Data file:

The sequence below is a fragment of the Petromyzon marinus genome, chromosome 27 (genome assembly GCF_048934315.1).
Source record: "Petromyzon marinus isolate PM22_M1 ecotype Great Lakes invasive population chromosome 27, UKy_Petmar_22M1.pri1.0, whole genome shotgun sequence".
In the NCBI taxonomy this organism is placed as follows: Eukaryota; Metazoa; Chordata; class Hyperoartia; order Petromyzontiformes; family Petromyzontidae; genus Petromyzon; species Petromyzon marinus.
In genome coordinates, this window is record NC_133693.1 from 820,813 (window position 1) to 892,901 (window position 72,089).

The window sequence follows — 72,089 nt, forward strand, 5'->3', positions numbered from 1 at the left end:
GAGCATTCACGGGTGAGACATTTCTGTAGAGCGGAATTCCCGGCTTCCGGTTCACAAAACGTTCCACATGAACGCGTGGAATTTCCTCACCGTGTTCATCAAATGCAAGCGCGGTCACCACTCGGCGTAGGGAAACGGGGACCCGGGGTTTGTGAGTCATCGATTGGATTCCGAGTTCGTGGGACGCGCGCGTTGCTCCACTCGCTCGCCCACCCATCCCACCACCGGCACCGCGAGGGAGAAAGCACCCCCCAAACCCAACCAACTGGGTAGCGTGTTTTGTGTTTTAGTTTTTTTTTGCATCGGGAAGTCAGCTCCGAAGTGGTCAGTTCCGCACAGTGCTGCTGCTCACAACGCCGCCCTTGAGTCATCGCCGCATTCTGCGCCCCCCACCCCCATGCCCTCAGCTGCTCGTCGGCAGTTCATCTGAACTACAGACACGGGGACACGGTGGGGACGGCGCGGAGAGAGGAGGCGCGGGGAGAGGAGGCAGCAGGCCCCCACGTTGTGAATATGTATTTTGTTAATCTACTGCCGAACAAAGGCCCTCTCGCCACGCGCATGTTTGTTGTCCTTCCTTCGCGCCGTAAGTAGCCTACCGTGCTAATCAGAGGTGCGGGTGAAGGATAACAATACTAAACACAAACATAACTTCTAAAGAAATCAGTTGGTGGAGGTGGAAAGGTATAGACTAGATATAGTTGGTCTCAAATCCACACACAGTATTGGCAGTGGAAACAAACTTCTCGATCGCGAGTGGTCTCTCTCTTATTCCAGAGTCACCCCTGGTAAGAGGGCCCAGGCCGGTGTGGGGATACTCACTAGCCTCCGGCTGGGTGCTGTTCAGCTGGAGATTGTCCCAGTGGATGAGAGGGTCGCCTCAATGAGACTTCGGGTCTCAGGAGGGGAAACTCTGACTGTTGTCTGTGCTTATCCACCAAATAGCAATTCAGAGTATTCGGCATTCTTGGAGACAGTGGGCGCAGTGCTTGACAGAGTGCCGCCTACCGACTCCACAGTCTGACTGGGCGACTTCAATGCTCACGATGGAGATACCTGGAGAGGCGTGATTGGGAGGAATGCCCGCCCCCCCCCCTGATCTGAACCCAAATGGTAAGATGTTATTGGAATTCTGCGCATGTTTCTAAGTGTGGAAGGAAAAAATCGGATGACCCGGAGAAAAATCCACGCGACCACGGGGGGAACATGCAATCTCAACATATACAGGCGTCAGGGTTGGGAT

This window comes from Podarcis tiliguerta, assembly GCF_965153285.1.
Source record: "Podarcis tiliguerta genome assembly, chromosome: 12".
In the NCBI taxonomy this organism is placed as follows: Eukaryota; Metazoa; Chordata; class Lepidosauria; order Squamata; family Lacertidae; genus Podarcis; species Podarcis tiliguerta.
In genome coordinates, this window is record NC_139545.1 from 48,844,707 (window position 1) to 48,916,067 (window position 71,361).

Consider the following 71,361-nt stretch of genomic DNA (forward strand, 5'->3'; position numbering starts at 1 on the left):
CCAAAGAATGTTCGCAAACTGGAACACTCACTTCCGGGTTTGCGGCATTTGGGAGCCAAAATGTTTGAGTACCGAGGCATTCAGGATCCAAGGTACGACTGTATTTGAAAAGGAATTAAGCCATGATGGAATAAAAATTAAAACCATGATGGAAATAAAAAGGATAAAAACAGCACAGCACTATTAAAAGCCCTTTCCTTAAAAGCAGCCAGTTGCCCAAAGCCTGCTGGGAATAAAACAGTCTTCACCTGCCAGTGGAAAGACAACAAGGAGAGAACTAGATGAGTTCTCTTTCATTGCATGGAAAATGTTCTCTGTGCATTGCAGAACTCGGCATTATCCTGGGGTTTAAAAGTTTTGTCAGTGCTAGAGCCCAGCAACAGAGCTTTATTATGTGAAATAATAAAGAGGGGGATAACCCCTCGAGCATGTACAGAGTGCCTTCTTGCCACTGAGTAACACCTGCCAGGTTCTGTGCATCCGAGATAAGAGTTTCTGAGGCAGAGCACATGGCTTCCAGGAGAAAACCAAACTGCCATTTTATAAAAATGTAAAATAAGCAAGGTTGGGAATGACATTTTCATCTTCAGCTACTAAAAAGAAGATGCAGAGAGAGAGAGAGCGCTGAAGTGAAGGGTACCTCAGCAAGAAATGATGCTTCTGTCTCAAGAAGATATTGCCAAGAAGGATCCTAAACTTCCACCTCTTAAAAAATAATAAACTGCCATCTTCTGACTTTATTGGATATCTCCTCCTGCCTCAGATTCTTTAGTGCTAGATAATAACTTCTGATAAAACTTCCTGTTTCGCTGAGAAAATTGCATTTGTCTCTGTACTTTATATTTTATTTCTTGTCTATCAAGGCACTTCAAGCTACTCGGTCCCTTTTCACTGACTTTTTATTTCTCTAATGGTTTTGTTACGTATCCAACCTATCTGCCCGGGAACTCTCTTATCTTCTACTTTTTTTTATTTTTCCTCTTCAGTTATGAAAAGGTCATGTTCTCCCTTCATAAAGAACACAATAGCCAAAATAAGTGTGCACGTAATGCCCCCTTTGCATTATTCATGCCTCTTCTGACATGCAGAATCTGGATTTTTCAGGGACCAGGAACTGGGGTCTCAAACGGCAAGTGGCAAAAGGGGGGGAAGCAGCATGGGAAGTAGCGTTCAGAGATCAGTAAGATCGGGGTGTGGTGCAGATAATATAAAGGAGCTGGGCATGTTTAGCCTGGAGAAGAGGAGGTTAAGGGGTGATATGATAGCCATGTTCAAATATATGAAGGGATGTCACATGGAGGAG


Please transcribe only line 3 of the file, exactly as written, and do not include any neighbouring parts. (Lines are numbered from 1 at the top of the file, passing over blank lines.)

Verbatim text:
In the NCBI taxonomy this organism is placed as follows: Eukaryota; Metazoa; Chordata; class Hyperoartia; order Petromyzontiformes; family Petromyzontidae; genus Petromyzon; species Petromyzon marinus.